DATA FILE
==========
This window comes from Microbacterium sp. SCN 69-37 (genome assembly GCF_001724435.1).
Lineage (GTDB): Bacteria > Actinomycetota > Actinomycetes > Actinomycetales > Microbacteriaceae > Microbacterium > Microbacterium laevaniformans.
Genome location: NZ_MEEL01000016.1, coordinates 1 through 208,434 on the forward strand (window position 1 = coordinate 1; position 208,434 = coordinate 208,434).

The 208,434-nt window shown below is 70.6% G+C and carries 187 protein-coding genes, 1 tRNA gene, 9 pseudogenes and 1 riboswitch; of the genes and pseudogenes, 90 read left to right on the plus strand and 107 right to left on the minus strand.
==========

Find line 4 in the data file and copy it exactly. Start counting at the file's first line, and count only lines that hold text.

The 208,434-nt window shown below is 70.6% G+C and carries 187 protein-coding genes, 1 tRNA gene, 9 pseudogenes and 1 riboswitch; of the genes and pseudogenes, 90 read left to right on the plus strand and 107 right to left on the minus strand.